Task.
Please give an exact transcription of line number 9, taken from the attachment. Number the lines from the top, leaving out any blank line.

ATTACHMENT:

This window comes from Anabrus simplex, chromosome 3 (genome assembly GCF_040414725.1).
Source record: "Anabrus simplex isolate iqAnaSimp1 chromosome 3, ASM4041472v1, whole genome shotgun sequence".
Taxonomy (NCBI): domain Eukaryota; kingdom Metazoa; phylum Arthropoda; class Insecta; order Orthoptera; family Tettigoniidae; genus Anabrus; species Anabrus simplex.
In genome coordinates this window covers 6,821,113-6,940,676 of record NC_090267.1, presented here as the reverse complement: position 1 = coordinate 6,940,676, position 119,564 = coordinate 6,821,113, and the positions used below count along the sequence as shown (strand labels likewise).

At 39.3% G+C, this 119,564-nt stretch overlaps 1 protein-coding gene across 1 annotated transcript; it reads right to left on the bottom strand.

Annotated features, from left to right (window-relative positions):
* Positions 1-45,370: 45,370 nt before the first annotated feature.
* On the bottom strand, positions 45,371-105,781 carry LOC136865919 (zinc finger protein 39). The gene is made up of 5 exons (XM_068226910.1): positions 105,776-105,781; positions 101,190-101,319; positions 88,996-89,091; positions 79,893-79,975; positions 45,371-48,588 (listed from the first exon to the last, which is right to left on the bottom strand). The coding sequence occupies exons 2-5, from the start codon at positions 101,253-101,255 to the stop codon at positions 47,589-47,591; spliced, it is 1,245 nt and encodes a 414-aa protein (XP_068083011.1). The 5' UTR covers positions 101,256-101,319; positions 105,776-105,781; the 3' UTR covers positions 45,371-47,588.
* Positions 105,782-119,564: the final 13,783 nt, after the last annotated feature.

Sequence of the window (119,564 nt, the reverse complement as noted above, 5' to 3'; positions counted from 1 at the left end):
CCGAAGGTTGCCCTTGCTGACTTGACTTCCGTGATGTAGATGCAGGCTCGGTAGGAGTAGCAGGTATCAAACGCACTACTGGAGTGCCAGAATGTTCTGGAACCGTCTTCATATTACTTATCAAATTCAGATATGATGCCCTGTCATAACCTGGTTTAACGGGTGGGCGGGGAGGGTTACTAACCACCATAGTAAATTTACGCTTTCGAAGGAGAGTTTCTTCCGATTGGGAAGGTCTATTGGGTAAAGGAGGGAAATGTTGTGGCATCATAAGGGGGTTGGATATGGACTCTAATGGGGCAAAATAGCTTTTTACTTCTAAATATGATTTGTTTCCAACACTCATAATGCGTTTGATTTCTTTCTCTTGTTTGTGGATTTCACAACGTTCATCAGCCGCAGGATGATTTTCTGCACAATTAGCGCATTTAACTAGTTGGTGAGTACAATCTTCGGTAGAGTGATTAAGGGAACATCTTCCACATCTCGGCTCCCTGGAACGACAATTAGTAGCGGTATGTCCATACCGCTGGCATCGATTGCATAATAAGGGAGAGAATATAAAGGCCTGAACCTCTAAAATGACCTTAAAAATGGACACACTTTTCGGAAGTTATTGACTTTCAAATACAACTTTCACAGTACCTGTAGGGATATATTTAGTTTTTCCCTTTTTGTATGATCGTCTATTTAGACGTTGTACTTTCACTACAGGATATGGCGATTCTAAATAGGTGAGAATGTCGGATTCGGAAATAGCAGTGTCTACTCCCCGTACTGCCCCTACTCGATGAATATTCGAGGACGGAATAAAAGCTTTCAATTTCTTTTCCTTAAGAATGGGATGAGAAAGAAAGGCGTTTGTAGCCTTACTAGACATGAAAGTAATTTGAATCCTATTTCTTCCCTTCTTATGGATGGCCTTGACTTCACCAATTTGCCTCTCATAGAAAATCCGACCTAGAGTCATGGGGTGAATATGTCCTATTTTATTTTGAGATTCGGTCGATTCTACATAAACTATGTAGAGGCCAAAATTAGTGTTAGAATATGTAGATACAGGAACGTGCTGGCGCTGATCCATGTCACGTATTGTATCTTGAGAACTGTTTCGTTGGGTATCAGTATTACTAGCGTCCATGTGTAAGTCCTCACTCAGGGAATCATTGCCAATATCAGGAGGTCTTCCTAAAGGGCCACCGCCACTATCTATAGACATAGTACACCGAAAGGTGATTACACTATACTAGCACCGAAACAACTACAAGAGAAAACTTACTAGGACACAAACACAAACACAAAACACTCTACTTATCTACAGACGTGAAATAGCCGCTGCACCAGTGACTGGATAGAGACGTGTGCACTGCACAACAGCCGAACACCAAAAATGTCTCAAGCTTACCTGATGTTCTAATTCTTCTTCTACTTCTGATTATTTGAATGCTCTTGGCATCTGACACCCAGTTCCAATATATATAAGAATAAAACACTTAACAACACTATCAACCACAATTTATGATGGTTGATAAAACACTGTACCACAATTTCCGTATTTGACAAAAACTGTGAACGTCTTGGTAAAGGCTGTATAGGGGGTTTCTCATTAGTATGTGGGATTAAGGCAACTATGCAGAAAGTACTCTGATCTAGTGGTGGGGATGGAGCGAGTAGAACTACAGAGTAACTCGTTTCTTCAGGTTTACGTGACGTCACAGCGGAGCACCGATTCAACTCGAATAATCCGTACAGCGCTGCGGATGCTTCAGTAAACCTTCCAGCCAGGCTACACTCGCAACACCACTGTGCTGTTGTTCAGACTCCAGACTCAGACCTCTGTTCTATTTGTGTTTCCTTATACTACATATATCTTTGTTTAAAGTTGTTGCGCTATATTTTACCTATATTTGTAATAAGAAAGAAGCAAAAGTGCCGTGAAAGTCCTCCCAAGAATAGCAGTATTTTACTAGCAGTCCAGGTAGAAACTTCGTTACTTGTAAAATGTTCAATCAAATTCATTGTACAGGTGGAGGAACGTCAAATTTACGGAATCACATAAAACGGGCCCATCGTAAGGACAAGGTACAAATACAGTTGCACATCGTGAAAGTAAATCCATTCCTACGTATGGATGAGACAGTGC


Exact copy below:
* Positions 105,782-119,564: the final 13,783 nt, after the last annotated feature.